Cardiology & Cardiovascular Research

Open Access


Left Ventricular Function after Acute Ischemia-Reperfusion Injury in Cardiac Decentralized Dogs Subject to Ischemic Conditioning

Kingma JG Jr, Simard D, Rouleau JR.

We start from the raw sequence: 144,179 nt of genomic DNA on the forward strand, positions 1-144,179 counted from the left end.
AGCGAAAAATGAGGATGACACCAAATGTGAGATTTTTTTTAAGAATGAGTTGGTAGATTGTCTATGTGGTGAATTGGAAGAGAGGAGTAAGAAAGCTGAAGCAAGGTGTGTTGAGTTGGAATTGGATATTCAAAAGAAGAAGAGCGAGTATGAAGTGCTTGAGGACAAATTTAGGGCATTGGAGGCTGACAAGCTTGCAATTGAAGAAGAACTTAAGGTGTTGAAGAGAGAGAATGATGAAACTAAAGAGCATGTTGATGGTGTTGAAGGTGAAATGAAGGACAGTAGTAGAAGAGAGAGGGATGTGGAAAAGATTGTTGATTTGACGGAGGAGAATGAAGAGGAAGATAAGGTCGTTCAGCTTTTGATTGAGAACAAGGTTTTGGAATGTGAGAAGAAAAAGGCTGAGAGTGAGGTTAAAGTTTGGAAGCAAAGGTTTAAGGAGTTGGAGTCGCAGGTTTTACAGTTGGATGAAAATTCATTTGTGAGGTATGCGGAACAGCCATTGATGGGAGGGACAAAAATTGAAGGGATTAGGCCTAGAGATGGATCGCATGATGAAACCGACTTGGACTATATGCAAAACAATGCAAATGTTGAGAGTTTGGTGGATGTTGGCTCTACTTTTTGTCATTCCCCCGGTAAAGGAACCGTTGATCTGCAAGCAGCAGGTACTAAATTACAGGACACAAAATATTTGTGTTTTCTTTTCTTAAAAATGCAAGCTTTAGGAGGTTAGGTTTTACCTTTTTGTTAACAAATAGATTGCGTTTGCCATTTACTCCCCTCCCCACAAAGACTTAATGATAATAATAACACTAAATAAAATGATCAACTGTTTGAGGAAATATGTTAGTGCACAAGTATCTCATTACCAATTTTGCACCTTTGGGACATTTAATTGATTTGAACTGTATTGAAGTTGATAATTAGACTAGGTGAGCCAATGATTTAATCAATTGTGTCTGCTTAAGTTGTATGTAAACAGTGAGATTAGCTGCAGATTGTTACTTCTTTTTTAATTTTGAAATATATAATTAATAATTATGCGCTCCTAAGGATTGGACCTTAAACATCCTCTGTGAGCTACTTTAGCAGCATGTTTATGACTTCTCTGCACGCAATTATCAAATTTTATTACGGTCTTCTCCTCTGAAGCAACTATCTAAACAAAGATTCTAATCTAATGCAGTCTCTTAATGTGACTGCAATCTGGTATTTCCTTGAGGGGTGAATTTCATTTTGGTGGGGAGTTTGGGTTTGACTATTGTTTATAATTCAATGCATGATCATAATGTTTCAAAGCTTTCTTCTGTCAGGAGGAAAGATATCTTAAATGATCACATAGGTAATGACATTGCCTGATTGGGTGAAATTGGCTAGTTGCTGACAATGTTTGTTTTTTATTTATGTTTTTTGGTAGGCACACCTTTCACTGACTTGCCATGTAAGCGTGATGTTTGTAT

Objective: Ischemic conditioning (IC) mediated protection against ischemic injury continues independent of extrinsic cardiac nerve status; however, controversy persists regarding its ability to limit ischemia-mediated LV contractile dysfunction. Here, we investigate the acute cardiac consequences of loss of sympathetic and parasympathetic inputs to the local cardiac neuronal hierarchy on post-ischemic LV function. Additionally, we examined whether IC could affect potential recovery of LV function. Methods: Anesthetized, open-chest dogs were randomly distributed to surgical nerve ablation or ganglionic blockade (hexamethonium bromide) groups; each group comprised dogs subject to IC. All dogs were exposed to 60-min acute coronary occlusion (CO) followed by 180-min reperfusion (REP). IC consisted of 4 cycles of 5-min CO and 5-min REP of the left main coronary artery. LVP-V relations were constructed by inferior vena cava occlusion at different times before and during CO-REP. The load insensitive conductance catheter method was used to evaluate LV contractility, diastolic function and ventriculoarterial arterial coupling. Results: We found robust protection against necrosis in all IC treated dogs that was not abrogated by nerve ablation or ganglionic blockade; however, LV contractile functional status did not improve. Parameters of LV function were not markedly different between groups; however, statistical significance was observed during CO-REP between nIC and IC groups. These changes were similar regardless of the method used for cardiac decentralization. Conclusions: Diminished LV contractile function produced by CO-REP did not recover with IC pre-treatment; cardiac decentralization (surgical or pharmacologic) did not markedly affect outcomes.

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